Today we’re having Róisín Purkis on to talk about how her and Roki were able to travel across Europe by building their home on wheels. I honestly LOVE her photos and story so I’m excited for you to read this. 🙂
You can also follow along with her and Roki and their journey here on Instagram.
The Adhoc Advanture – A Tale of How We Built Our Very First Home on Wheels.
By Róisín Purkis
Hi there, we’re Róisín and Roki. In twenty days we turned an old van into our tiny home full of love and drove from Ireland to Switzerland with multiple ad-hoc stops along the way. Here is how it all started!
Both Roki and I love to travel, meet new people, experience new cultures and take things at a slow pace. We prefer to breathe in our surroundings, stop at every curiosity and seek out adventures as we visit new places. We aren’t too fussed about luxuries and enjoy the outdoors. I knew that van-life would suit us perfectly but still had Roki to convince.
This time last year, after months of dropping hints I finally wore him down! Having spotted a white Ford Transit for sale I persuaded him one evening after work to go and take a look. The van needed a lot of work… a bin lid covered a hole in the roof where a window used to be. Wiring spliced with sellotape stuck out from every direction. Large palm tree stickers covered patches of rust on the outside and the smell of damp upholstery, beer spills and cigarette smoke were pretty intense. Perhaps it was our naivety, the decent selling price or our unwavering optimism but somewhere in this dingy old minibus, we both saw potential.
Soon after, the minibus was ours and we brought it home to the West Coast of Ireland. We planned to start the renovation in May once Roki returned from a ski season in Austria and I had finished an architecture placement in Belfast. Our intention was to leisurely fix-up the minibus and then head from the Emerald Isle to adventure across Europe before concluding the trip in Switzerland where I was due to start a Masters.
Along with the plans of the whole world, ours were put on hold due to the pandemic. Roki got stuck in Spain for a while and I ate my lunch in the van’s cabin every day, dreaming of what it could be, but promising not to start the project without him.
We were eventually reunited in July and after two weeks of quarantine, decided that the lull of restrictions at the end of phase one was our window of opportunity. We booked a ferry that left Ireland in 20 days and devised a mission plan: get this minibus ready, packed with our belongings and start the unpredictable journey to Switzerland.
Step one of the renovation was to completely strip the minibus’s rear living space. We removed the one remaining bus seat, tore out the kitchen, old sofas and curtains. Next, we insulated and boarded over half of the windows, this provided some privacy and extra wall space for cabinets. Storage and clever fold-away systems are the heart of every tiny home design. With my background in architecture, I made a simple 3D model and planned how to use every squared centimeter of the space.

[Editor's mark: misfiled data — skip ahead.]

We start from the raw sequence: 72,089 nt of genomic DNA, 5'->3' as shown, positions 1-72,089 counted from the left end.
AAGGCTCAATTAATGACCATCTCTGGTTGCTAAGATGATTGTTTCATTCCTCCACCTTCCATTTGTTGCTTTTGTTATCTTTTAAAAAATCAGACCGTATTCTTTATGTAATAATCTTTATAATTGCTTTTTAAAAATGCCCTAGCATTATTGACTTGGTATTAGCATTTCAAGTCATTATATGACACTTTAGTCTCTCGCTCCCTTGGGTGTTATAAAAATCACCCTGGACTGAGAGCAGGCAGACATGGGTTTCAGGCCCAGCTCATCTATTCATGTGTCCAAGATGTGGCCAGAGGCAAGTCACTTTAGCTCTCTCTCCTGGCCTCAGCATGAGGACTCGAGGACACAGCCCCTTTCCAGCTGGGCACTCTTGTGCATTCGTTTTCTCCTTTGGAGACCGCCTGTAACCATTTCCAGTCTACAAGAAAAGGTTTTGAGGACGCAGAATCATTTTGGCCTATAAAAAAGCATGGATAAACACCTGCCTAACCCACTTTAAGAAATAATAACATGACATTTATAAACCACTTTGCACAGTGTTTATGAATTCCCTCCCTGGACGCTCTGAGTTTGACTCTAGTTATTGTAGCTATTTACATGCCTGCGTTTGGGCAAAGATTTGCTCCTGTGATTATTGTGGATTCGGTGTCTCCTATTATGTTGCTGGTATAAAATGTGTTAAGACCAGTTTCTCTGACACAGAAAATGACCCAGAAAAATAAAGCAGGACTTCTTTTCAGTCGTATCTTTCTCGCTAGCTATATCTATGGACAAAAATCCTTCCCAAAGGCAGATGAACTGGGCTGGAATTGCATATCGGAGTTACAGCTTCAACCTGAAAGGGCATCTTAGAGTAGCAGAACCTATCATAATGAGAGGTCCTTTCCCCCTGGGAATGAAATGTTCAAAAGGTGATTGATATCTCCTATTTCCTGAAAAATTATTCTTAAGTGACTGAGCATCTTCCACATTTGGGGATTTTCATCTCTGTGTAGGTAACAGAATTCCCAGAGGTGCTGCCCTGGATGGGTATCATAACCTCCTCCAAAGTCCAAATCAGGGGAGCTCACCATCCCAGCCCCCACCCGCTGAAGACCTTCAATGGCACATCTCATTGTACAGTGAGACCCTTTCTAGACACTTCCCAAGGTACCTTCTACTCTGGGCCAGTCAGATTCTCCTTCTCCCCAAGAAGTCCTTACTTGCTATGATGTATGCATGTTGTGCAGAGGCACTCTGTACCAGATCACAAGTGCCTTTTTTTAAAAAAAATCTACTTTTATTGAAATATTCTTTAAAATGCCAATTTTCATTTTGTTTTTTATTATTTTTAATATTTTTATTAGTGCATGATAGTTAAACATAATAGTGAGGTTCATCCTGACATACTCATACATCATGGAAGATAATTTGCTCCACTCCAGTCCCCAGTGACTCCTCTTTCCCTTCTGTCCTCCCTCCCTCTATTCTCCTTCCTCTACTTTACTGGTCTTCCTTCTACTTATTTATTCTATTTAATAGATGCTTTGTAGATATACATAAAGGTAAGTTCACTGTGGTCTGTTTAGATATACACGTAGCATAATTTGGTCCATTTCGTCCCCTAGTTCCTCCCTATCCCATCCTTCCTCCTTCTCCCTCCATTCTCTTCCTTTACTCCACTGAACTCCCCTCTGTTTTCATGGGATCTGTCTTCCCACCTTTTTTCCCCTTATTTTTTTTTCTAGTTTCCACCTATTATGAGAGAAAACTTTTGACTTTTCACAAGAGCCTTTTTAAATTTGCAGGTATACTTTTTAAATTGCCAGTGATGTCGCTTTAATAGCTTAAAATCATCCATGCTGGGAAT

Another aspect of designing a home on wheels is that similar to ship furniture, everything needs to be fixed and unmovable. That lesson was confirmed a few weeks later when taking a sharp corner in the English countryside and hearing an almighty crash as our plant pot slid across the countertop and broke into five pieces on the floor. All cabinet doors need stiff hinges or toggles to hold them closed, decoration needs to be anchored to the wall and water barrels, though heavy can in fact tip over (again something we learnt on the road)!
For the interior, we decided to go with a ‘wood cabin’ ‘beach breeze’ vibe, sticking to pine panelling and timber surfaces. The materials and colours we chose, give the minibus a relaxed environment and the natural scent of pine is amazing!
Having a passion for sustainability, we re-used as much of the original van material as possible, including a lot of the structural wood, the solar panels, cooking hob, sink and water pump. Other bits of timber such as old pallets were reclaimed, sanded down and turned into cupboard doors while a few select pieces such as the bed slats came from an old oak futon that we purchased second hand.
We began this renovation confidently thinking we knew it all but very quickly realized we knew nothing! It was our first time working together on such a project and with the tight deadline of 20 days, there were many a strong words thrown in each others direction. Slowly but surely we began to see our ideas materialize, each morning we woke and got straight to work often well into the night. After countless trips to the hardware store, many a conversation with handy uncles, endless splinters, paint splashes, tubes of TEK-7, Youtube tutorials, cans of beer, slices of pizza, hugging, laughing, singing and shouting we were delighted with the outcome. A tiny home, where we could cook, sleep and entertain, with space for our climbing gear, kayak and fishing rod. For us, this was the dream!
Writing this first blog post from our small apartment in Lucerne, I look back on our summer adventure and can’t quite believe that we pulled it off. How we traveled amid a pandemic and what we learnt along the way? Well, that’s a whole other story.